After mowing the front yard lawn, I came inside and did some quick sketches. I built up all this energy from outside and released it with these sketches. I am thinking about scanning the images and adding some color. I am considering adding some textured colored brush strokes for the background so the vehicles stand out more.
Saturday, April 2, 2016
Molly Bang explains in her book how pictures work. She uses cutout pieces of paper to explore the tale of Little Red Riding Hood. Using various cutout shapes she explores the various components that affect visual pictures. Large and small shapes, dark and light colors, and round and sharp edges. I recommend her book for the understanding
she explores in creating pictures.
Marcos Mateu-Mestre has twenty years of experience in feature animation. His visual statements are bold graphic images. I especially enjoy his black and white character designs. I strongly recommend his book. He offers his insight about frame composition, lighting, and visual continuity sequences in animation. You won't think about your visual images in the same way.
Monday, February 8, 2016
I took one of my favorite raccoon sketches and scanned it. The image was brought into Photoshop before converting it from grayscale to a duotone image. The mode of the image was changed to RGB and saved as a tiff file. I took the tiff file and brought it into Manga Studio 5. Manga Studio 5 has two of my favorite brushes, the G-pen 4 and Noise Pastel. These two brushes are used for specific reasons and the how they apply textural colors to my paintings. The G-pen 4 brush acts like a pen filled with ink. It applies color in fluid thin strokes. The Noise Pastel brush is wider and rougher when adding areas of color. I am able to color areas of the raccoons that have darker areas, such as the stripes on the tails, hands, and areas of the faces. I save the file in a tiff format and bring it back into Photoshop for more coloring. My sketch layer is turned into a multiply layer, so the layer below, colored gray will show through. I create a third layer above the sketch layer and add white highlights around sections of the two raccoons There you have my process for creating my gray toned illustration. I would like to hear your own thoughts about
Monday, December 14, 2015
1) Make time to practice and improve your craft, so that you become better. Whether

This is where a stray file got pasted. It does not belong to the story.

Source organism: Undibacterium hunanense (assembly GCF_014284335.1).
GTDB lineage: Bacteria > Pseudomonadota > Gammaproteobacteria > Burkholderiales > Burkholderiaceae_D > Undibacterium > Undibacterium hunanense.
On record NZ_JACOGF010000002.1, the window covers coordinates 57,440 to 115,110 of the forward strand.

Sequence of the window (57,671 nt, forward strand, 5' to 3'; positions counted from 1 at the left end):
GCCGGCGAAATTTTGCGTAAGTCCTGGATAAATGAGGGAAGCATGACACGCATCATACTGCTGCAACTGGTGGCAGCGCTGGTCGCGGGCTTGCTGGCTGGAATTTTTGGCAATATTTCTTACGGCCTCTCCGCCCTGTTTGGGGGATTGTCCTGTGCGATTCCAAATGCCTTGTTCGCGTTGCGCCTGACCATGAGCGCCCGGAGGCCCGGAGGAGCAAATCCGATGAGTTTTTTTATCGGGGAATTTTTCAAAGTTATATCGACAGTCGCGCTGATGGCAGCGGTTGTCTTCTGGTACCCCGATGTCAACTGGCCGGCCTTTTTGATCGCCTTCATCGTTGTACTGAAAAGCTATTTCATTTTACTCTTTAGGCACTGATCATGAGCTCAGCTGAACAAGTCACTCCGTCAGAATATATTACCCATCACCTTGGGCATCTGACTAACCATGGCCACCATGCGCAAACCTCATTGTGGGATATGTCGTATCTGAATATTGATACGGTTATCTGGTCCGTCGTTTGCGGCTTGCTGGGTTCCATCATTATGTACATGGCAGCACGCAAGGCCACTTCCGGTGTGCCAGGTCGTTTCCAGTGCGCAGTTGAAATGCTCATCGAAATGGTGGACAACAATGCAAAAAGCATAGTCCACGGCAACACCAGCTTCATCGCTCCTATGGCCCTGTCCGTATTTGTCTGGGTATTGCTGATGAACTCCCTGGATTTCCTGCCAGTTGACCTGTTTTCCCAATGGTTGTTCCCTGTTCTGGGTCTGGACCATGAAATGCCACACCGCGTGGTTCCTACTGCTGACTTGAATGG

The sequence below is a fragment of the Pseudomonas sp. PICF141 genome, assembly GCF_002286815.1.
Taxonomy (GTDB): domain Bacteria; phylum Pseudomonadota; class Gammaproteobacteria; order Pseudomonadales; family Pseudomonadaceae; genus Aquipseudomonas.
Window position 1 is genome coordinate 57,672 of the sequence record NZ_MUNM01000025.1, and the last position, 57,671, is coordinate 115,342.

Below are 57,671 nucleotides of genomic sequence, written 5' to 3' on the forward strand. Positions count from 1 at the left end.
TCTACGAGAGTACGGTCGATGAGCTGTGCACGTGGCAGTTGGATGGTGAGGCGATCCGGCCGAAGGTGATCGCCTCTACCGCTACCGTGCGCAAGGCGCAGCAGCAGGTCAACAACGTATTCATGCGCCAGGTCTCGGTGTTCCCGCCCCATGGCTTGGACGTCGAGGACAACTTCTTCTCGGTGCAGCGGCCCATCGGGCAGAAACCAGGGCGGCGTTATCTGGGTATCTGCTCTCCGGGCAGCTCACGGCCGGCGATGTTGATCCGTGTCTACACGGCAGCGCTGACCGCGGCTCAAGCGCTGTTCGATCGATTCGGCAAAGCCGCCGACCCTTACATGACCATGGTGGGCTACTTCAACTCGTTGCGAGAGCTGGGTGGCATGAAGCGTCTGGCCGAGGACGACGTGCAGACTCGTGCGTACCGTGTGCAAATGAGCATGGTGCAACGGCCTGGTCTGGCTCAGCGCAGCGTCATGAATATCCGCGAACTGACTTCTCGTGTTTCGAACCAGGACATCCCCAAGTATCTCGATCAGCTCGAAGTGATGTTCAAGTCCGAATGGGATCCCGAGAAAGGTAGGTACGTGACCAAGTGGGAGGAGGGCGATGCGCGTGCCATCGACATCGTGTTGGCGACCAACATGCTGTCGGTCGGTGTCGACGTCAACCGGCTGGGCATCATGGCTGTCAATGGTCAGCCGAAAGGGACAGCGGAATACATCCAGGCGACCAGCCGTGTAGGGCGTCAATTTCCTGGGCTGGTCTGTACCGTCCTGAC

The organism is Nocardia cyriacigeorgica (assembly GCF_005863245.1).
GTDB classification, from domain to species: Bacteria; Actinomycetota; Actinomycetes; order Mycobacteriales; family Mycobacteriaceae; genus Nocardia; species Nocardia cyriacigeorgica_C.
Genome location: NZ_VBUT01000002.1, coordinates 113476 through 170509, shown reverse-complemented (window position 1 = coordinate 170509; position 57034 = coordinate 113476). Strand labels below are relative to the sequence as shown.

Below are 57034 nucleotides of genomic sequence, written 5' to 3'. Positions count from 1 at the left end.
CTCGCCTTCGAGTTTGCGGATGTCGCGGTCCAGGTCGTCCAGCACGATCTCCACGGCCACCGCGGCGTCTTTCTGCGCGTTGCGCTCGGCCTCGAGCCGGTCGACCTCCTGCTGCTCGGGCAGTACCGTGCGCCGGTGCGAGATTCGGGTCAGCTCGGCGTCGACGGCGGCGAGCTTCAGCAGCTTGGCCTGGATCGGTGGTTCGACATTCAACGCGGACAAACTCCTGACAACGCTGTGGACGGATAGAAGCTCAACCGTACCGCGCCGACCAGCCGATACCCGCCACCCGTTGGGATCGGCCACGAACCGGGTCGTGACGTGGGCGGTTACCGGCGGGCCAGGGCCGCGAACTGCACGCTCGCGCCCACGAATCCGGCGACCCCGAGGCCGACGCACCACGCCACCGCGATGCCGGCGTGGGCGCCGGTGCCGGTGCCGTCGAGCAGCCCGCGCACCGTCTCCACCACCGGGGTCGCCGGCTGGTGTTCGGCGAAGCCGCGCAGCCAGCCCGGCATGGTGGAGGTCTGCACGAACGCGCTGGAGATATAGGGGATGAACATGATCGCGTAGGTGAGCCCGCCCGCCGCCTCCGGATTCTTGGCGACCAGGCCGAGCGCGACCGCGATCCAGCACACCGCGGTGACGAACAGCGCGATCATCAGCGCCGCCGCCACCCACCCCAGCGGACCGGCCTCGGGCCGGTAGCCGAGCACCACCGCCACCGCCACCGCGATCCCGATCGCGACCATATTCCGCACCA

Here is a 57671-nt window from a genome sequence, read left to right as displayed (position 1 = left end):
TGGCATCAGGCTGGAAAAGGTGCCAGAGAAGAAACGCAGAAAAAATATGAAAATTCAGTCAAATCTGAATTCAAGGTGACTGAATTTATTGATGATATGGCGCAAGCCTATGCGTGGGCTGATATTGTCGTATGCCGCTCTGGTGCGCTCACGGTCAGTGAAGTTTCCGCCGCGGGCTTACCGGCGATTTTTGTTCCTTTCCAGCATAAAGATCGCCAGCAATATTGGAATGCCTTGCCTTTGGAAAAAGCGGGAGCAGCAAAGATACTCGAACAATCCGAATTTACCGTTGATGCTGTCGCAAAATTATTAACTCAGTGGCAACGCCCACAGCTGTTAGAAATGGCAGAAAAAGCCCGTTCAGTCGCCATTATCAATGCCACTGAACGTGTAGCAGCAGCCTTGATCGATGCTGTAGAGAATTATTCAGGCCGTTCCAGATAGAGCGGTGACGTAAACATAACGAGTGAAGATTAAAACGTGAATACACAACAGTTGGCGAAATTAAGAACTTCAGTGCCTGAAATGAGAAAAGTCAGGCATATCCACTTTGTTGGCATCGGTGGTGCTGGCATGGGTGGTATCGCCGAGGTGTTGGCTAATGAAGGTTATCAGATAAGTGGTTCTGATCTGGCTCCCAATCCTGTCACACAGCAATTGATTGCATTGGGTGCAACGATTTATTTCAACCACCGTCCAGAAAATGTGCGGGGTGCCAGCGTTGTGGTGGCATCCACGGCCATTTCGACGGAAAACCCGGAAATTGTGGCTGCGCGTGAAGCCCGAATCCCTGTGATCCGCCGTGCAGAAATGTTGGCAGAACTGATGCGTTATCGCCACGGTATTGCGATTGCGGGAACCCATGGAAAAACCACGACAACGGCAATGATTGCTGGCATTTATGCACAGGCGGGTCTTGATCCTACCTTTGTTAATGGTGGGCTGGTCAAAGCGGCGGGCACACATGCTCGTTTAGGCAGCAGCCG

you draw for fun or for business without some effort and practice don't expect
much improvement with your craft. It can be very easy to think of ways not to
produce creative work. How about suggesting to yourself that you will work two
hours before taking a break. In this way you won't waste your time and you will
progress with your craft.
2) Don't expect to be simply in the mood to be inspired unless your craft is only a
hobby. If you want to create and see some progress you need to make time to
work and stick with it. If your client work is due and you are not in the mood, take
a break and come back to the work later. You nee to accomplish your task and
finish your work whether you are in the mood or not.
3) Working in a medium you feel comfortable with is fine but in order to grow as a
creative, experiment with new mediums. Expand your creativity and create fresh
ideas. This will keep you energized and inspired. Instead of using pen and ink try
exploring with soft pastels or prisma pencils. You may realize that certain project's
are more effective if you use gouache rather than digital medium. Expand your
universe and find the possibilities of exploring new mediums.
4) Think about what your strengths and weaknesses are with your craft. You may
be very good at painting landscapes but feel uncomfortable adding human figures
and animals. You should consider expanding your repertoire by drawing and
inserting humand figures and animals. This additional element could possibly
expand your commercial market with more commissions.
5) After a number of years you may become disillussioned with satisfying client
assignments and the styles they require. You may want to consider making art
that satisfies you. Try working on a style that inpsires you and show's a new
freshness. Begin to draw or paint content that has meaning for you and forget
about imitating another style. A side of you will develop and off new possibilities
6) Improving your craft should involve self-evaluation regarding your progress. If
your work is not at a professional level, it may be time to figure out what you
need to accomplish and improve. Look at your competition to see where you
stand or a professional level. What must you do to reach that level and
7) Work hard on a body of work that you will be pleased with. If you find the amount
of time you are spending on your work isn't adding up to quality work it may be
time to think about where the problem may be. Use your energy level effectively
so as not to waste time on non-productive work for example when you practice
drawing figures don't just draw figures in a variety of poses but think how you
will apply these drawing sessions to your own projects.
8) You started your craft because it was fun. The reality of this situation is a myth.
There will be times when working on your craft isn't fun and you need keep
working. You need to finish an assignment for a client and you are not in the
mood. Waiting for this mood may not accomplish your goals. At this point it is
time to realize that there will be times when you have to work even when it
9) Do you find yourself talking to yourself about whether your work is good enough?
What about the thought that your work is amazing. How do you relate and deal
with these two destructive thoughts. If you feel your work is not good enough
start on improving it. Your work may be good but if you think it's amazing you
will be hurting yourself from improving and developing your craft. Combine these
two thoughts so that you improve your craft and get better.